Shakespeare Syndrome is a fun and upbeat show that would especially appeal to people fond of Shakespeare’s work, and light-hearted but well-performed by young, upcoming talent.
A functional knowledge of at least the outlines of the plays is useful to gain full enjoyment, but even to someone less well-versed, who struggles to distinguish their Hamlet from their hamstring, Shakespeare Syndrome is still relatively enjoyable. The actors are young, innovative and talented, committing to their roles and gaining laughs consistently throughout from the relaxed and grinning audience. Overflowing with delightful puns, witty one-liners and visual slapstick moments, Shakespeare Syndrome is cleverly written and charismatically performed by a strong ensemble.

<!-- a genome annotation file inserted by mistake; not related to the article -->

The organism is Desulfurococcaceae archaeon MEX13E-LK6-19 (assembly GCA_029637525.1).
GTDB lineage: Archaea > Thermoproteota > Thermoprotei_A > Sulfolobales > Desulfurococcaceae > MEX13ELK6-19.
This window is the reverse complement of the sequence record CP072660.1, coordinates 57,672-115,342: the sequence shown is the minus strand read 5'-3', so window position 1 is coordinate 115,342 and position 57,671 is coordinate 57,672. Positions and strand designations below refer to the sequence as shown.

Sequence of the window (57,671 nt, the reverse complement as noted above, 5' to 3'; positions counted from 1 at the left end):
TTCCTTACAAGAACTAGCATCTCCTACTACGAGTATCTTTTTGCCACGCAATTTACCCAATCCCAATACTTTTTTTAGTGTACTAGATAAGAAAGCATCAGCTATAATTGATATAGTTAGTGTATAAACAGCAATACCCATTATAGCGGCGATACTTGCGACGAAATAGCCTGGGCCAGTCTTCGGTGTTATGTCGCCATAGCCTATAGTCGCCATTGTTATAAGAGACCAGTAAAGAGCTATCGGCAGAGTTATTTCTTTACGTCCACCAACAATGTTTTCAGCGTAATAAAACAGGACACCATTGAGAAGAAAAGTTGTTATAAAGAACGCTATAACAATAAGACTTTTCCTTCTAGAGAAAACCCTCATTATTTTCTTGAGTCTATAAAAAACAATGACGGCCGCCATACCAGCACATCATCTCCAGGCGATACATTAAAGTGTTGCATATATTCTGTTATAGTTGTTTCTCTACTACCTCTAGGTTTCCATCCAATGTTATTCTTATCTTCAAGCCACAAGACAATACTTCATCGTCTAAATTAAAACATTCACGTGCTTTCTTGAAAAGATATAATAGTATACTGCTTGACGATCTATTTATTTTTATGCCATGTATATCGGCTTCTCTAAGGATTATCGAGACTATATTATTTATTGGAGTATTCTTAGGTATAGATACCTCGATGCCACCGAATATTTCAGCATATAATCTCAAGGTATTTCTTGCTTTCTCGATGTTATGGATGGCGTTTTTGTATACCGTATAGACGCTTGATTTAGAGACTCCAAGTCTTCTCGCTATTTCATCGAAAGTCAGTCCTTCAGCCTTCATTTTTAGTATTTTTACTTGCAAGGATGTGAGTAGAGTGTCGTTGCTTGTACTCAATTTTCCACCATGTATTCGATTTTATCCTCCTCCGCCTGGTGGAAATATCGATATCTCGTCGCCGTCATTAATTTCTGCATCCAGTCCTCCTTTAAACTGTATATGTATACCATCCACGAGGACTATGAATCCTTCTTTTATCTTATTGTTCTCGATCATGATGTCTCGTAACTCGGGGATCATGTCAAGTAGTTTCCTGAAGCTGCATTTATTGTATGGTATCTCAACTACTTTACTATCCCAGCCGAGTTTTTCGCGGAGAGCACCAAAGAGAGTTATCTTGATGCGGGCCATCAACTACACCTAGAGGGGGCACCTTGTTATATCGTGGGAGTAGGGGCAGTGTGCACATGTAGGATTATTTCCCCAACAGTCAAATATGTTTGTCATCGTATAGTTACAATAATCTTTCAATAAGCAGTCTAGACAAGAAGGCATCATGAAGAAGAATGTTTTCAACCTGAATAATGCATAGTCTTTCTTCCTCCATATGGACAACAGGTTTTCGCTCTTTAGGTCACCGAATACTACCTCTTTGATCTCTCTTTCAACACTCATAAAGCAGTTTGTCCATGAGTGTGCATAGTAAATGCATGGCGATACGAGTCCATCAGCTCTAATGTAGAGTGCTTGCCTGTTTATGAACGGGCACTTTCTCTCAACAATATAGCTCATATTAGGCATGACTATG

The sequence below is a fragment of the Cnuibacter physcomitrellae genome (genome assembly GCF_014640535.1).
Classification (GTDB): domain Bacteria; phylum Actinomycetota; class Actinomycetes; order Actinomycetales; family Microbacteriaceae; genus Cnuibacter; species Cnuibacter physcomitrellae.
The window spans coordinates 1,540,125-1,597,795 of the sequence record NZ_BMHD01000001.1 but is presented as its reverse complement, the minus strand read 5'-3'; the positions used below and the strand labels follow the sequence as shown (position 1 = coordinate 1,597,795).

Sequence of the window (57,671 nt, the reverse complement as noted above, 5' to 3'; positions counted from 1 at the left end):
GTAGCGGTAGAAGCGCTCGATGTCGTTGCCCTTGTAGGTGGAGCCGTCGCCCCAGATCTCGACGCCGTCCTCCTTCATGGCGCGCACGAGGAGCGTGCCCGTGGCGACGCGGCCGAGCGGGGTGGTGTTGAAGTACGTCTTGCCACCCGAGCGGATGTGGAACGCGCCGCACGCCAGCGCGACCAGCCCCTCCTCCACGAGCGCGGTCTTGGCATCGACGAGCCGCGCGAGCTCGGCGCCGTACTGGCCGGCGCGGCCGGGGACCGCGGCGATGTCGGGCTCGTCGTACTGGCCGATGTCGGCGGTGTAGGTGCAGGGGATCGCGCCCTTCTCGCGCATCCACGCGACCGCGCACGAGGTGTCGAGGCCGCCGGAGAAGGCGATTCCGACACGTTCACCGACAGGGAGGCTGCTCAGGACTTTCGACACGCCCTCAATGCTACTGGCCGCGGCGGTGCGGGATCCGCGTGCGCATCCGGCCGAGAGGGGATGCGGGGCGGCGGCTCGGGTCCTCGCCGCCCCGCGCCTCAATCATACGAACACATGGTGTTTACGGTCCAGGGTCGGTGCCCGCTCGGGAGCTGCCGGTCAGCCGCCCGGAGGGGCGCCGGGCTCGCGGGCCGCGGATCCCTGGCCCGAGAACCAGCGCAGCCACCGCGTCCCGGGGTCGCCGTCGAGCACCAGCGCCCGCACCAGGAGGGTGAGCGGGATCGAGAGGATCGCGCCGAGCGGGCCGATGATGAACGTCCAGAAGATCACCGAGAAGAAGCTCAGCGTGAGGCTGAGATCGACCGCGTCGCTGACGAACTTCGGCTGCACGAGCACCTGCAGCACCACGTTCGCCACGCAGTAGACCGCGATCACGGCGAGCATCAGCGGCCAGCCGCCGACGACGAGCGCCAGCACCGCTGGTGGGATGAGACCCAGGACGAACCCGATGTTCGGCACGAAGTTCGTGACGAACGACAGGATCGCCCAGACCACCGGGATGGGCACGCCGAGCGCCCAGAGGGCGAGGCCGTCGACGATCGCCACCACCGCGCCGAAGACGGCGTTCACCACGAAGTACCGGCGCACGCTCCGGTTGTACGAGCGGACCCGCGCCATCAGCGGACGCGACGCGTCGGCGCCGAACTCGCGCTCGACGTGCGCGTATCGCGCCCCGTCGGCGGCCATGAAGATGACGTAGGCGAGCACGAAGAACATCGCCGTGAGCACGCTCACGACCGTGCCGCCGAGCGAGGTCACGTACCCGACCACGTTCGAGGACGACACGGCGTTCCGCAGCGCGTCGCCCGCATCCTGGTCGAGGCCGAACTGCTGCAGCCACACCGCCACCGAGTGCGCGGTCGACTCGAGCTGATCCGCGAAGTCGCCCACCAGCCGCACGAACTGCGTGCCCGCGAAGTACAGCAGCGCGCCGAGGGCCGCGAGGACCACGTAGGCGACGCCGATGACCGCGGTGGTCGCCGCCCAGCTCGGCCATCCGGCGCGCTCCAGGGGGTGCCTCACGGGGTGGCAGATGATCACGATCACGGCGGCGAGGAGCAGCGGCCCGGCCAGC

Though light-hearted and enjoyable, the plot is not wildly compelling and the show relies on the moment to moment jokes instead of a grippingly tight narrative to maintain the audience’s attention. Energy seemed to wane somewhat halfway through, before picking up again at the excellent entry of Nick Bottom (Oli Savage), the vainglorious ‘act-or’. Furthermore, although beautifully portrayed and well acted, it is unclear why Olivia from Twelfth Night has wound up as Shakespeare’s receptionist. The ending is a little weak but is redeemed from the moving and powerful epilogue from Puck, based on the gorgeous final monologue of A Midsummer Night’s Dream, highlighting the group’s desire to raise funds for a worthy cause in honour of a lost friend.
The group could have benefitted from a slightly bigger and quieter space within Greenside, as visibility can be somewhat limited from the back of the room, but enjoyable despite spacial restrictions. Shakespeare Syndrome is a fun and upbeat show that would especially appeal to people fond of Shakespeare’s work, and light-hearted but well-performed by young, upcoming talent.